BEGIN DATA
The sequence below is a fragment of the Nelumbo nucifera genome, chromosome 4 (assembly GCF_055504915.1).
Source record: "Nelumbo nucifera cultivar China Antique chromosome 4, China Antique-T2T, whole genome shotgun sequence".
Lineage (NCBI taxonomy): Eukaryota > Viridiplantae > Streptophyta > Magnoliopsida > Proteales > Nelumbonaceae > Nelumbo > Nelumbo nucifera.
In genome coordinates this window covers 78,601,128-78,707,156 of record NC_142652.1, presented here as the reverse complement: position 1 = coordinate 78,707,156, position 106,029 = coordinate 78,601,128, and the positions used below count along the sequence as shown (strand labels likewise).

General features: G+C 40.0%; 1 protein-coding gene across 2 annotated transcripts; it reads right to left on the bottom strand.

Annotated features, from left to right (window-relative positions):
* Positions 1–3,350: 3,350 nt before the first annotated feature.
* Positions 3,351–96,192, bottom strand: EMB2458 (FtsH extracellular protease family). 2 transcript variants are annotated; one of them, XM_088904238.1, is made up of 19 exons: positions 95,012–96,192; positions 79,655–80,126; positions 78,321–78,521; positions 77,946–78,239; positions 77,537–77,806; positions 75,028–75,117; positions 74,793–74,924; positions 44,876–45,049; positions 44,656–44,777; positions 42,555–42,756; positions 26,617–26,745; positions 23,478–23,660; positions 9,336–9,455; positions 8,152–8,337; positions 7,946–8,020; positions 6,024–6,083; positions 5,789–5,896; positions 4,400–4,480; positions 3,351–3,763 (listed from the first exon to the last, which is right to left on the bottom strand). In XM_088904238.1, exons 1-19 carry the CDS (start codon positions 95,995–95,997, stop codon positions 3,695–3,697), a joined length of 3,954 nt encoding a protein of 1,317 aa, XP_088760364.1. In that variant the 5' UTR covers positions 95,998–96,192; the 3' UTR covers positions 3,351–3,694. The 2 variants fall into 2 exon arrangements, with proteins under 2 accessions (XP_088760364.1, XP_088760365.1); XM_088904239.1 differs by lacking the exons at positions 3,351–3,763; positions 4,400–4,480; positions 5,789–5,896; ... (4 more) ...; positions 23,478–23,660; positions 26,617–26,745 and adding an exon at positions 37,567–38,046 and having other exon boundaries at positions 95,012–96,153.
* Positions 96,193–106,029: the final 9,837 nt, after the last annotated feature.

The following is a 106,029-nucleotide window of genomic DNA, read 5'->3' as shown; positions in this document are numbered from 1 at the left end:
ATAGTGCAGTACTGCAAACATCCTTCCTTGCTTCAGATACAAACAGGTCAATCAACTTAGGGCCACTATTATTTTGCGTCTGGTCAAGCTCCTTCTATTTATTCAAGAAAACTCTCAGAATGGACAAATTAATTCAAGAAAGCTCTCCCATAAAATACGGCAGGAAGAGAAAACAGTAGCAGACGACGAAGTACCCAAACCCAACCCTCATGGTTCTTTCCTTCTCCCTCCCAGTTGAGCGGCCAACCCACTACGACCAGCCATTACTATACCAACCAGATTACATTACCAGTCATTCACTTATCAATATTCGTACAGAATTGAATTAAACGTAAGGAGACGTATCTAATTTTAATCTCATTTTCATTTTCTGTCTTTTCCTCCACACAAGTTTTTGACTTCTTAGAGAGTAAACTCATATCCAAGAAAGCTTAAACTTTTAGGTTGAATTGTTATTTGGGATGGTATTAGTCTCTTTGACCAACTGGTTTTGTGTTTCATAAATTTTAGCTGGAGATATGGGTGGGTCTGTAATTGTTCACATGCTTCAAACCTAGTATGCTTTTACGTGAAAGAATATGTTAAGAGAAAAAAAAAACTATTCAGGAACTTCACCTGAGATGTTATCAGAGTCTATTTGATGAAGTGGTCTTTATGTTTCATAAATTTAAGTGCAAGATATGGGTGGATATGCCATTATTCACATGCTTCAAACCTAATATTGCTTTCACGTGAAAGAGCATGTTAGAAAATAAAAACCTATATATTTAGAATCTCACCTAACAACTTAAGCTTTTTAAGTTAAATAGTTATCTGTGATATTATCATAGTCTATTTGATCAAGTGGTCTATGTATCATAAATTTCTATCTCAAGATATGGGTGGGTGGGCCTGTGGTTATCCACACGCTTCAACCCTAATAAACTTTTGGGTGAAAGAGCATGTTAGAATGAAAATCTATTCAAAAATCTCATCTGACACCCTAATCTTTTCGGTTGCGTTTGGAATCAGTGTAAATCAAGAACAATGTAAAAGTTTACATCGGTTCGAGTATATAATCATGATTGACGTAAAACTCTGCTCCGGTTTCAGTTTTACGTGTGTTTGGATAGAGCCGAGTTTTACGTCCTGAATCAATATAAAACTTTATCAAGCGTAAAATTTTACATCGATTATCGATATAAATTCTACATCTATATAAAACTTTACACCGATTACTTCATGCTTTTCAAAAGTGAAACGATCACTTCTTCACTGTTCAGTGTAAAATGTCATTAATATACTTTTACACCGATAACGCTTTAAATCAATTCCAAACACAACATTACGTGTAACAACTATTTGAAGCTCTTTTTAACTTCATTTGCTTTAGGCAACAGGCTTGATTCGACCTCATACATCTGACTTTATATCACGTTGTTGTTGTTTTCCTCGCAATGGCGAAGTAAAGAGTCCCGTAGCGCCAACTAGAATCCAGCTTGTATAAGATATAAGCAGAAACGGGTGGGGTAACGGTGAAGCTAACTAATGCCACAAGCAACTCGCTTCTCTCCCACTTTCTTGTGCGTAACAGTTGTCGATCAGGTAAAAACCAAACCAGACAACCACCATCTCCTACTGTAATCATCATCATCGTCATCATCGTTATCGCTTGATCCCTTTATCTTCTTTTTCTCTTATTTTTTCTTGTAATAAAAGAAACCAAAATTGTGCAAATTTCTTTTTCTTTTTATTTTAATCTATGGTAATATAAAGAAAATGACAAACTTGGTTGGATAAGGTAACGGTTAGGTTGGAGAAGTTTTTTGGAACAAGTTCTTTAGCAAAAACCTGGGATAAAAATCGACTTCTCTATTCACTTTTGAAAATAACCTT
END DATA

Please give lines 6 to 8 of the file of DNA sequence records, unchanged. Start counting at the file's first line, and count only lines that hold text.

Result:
Annotated features, from left to right (window-relative positions):
* Positions 1–3,350: 3,350 nt before the first annotated feature.
* Positions 3,351–96,192, bottom strand: EMB2458 (FtsH extracellular protease family). 2 transcript variants are annotated; one of them, XM_088904238.1, is made up of 19 exons: positions 95,012–96,192; positions 79,655–80,126; positions 78,321–78,521; positions 77,946–78,239; positions 77,537–77,806; positions 75,028–75,117; positions 74,793–74,924; positions 44,876–45,049; positions 44,656–44,777; positions 42,555–42,756; positions 26,617–26,745; positions 23,478–23,660; positions 9,336–9,455; positions 8,152–8,337; positions 7,946–8,020; positions 6,024–6,083; positions 5,789–5,896; positions 4,400–4,480; positions 3,351–3,763 (listed from the first exon to the last, which is right to left on the bottom strand). In XM_088904238.1, exons 1-19 carry the CDS (start codon positions 95,995–95,997, stop codon positions 3,695–3,697), a joined length of 3,954 nt encoding a protein of 1,317 aa, XP_088760364.1. In that variant the 5' UTR covers positions 95,998–96,192; the 3' UTR covers positions 3,351–3,694. The 2 variants fall into 2 exon arrangements, with proteins under 2 accessions (XP_088760364.1, XP_088760365.1); XM_088904239.1 differs by lacking the exons at positions 3,351–3,763; positions 4,400–4,480; positions 5,789–5,896; ... (4 more) ...; positions 23,478–23,660; positions 26,617–26,745 and adding an exon at positions 37,567–38,046 and having other exon boundaries at positions 95,012–96,153.